An important outcome of the evaluation was the regional community forum to promote The Station’s approach. This was organised by The Station and all the key community organisations and government agencies in the area were invited and most attended. The event was significant in that it enabled The Station to develop confidence in its achievements and network with some organisations that it had previously seen as ‘exclusive’. Conversely, several representatives of these ‘exclusive’ local organisations confided that they had not known much about The Station’s activities or about mental illness in the community and had been afraid to ask.
The forum strengthened the natural supports found in rural communities that Bjorklund argued are one of its greatest strengths17. This ‘connectedness’ is harnessed in innovative ways to form strong informal relationships to support people living with a mental illness. For example, employers are often willing to offer opportunities to those recovering from mental illness because they have a relationship with them. Local businesses promote The Station as a place to volunteer and seek social support. In order to break down the barriers those members may feel when they ‘return to community’ it is important that The Station actively places itself confidently ‘to be part of the community’. ‘Return to the community’ is not an explicit objective of The Station although it was always envisioned that it would be a place where people go until they’re confident to go back into the community. The vision was that ‘The Station would be a bridge; that people would come here and they would use it to regain their skills and move on’ (Staff person).
The Station has created a nurturing and empowering environment without replicating the ‘patient–staff’ relationships that members may have found unhelpful in the mental health system. The Station employs paid coordinators and yet maintains a friendly non-clinical atmosphere. Staff maintain that the degree of ownership of the policies and practices is one of the reasons that the model works.
We worked through all these, our aims, our philosophies, our vision, our objectives. We worked through it with the members... So it was really working with the members right from the word go. I think that gave them a strong sense of ownership. (Staff member)
The question of sustainability is important. Some data pointed to personalities as being central to the high level facilitation skills, identified as contextual factors that enabled program mechanisms to work. If the coordinators change it was though that The Station might not work so well. This evaluation provides further clarity about the program mechanisms and what supports them, enabling the management committee to ensure that new coordinators understand and support the approach. The Station management committee consider that achieving sustainability is an ongoing process of overcoming a myriad of issues that present themselves.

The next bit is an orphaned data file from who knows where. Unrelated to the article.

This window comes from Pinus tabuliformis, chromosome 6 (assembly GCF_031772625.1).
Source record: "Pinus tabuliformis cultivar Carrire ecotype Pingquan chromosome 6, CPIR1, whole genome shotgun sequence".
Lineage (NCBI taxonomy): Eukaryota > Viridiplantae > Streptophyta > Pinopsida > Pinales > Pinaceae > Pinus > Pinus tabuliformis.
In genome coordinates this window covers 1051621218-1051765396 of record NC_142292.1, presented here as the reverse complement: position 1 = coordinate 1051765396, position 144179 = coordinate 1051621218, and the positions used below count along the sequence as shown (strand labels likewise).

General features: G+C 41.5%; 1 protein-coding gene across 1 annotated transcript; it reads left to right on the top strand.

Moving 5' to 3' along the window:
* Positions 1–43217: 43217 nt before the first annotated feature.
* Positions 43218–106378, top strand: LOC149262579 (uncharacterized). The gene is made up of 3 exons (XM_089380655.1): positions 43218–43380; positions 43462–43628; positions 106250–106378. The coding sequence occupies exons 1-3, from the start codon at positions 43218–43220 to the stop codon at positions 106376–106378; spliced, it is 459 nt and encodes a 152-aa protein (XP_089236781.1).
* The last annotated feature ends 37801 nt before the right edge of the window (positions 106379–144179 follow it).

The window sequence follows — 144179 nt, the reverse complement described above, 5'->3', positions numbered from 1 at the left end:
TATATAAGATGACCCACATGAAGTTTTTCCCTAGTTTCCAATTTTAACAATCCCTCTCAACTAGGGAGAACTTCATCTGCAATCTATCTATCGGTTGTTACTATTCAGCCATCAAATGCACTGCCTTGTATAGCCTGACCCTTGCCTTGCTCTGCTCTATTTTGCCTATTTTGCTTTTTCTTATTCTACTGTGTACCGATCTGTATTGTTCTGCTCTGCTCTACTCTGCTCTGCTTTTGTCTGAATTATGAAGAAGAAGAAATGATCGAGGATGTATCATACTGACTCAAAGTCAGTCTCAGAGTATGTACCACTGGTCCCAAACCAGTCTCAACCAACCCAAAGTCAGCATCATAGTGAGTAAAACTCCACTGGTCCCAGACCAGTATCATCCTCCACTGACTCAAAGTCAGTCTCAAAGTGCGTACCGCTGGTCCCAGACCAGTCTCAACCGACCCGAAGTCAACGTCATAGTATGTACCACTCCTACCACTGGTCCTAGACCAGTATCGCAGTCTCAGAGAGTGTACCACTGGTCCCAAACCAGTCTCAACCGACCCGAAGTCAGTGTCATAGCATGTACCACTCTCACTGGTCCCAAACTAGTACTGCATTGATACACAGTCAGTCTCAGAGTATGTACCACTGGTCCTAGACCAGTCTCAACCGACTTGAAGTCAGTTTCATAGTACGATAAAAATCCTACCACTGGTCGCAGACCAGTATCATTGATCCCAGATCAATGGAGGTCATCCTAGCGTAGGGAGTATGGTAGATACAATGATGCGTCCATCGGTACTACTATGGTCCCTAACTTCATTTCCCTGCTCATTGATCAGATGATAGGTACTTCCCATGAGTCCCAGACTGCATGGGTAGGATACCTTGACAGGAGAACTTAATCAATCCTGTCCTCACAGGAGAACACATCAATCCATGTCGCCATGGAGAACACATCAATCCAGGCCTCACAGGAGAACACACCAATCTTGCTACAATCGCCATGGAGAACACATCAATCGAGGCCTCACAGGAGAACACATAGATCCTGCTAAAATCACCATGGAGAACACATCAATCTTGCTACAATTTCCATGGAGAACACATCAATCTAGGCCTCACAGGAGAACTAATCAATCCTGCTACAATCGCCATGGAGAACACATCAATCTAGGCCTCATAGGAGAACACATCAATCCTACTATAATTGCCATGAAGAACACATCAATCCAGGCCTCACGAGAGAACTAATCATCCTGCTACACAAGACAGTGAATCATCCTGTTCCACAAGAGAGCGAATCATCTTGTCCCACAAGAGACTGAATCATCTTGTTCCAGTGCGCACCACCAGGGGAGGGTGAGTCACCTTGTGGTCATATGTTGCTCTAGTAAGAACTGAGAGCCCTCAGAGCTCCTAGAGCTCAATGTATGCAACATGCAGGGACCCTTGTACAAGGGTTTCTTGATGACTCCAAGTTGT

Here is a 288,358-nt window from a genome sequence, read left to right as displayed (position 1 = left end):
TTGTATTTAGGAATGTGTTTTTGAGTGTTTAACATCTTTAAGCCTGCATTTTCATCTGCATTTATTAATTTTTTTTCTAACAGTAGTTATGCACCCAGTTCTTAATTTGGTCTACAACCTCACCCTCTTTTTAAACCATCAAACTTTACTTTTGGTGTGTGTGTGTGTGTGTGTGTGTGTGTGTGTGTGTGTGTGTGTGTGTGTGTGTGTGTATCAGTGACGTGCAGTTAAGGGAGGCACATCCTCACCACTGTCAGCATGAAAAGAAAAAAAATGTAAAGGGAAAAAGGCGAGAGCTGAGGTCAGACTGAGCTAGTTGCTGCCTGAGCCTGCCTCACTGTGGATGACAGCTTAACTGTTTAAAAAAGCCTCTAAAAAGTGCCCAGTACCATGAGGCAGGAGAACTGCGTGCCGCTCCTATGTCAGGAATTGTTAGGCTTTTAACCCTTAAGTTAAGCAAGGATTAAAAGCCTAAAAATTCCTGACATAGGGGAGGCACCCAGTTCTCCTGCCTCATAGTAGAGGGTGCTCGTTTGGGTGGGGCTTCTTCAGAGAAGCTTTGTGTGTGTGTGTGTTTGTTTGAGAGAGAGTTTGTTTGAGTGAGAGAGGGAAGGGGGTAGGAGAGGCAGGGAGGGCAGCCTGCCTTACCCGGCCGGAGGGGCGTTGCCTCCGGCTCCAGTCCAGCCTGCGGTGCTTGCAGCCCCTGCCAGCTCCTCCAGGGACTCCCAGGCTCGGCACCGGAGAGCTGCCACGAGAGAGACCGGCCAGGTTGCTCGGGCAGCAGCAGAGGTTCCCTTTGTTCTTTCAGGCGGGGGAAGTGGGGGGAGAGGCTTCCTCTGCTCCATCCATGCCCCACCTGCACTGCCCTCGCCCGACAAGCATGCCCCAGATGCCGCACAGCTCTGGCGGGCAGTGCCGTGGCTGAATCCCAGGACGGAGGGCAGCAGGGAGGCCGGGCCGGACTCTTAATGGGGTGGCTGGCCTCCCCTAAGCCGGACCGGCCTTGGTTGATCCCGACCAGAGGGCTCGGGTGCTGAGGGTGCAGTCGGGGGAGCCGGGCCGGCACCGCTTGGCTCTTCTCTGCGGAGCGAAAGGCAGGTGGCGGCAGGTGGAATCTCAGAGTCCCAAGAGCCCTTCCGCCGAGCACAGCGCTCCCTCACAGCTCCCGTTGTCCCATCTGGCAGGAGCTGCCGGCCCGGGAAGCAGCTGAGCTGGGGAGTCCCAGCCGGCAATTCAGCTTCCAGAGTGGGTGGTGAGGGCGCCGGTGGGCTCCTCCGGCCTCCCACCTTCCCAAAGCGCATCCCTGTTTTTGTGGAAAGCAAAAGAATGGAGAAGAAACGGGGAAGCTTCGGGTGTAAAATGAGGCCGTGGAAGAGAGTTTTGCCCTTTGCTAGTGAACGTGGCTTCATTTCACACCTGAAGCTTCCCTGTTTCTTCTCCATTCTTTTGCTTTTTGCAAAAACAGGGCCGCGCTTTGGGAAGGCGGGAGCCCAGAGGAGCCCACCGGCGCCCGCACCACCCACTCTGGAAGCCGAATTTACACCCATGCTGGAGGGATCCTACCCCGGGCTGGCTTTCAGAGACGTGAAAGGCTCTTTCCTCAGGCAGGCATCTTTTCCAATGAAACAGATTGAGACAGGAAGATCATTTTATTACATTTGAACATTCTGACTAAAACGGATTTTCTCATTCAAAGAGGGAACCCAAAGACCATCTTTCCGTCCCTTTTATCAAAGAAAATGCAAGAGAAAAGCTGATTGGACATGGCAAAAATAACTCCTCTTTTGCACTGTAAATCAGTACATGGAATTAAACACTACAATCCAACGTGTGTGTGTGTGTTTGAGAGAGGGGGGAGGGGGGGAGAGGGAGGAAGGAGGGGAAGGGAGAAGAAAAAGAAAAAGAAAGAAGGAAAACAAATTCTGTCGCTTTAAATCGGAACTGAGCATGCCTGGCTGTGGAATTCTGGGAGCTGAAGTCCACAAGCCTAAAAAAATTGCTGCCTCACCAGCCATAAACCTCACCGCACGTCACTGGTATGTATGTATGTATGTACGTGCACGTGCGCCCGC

The contextual factors that assist recovery from mental illness and the program mechanisms that operate at The Station can be clearly identified and together form a coherent model that reliably and consistently produces outcomes for participants. The model produces beneficial outcomes not only for those who come as members but also by those who volunteer, by carers who attend, and by those who are on the management committee. This is perhaps because, unlike the formal mental health system, the distinction between those who have a lived experience of mental illness, staff, volunteers, and management is blurred.
Although potentially there could be criticism of this model from those supporting an individualised community inclusion approach to recovery from mental illness there is evidence from those who use The Station that recovery from mental illness had been significantly assisted.
It was more difficult to identify those for whom the program does not work. However, it was identified that the social setting at The Station is a vital element for imparting a feeling of acceptance and gaining a belief in oneself. It is therefore surmised that people who are unable to relate to others with a mental illness in this type of social setting may not benefit. Some who were interviewed said that the social setting was very intimidating at their first contact and claimed that a degree of recovery from mental illness was needed for successful social integration into The Station community. Although it was not possible to interview people who had lost their social connections with the community it was said that these people could not benefit from The Station because they could not attend.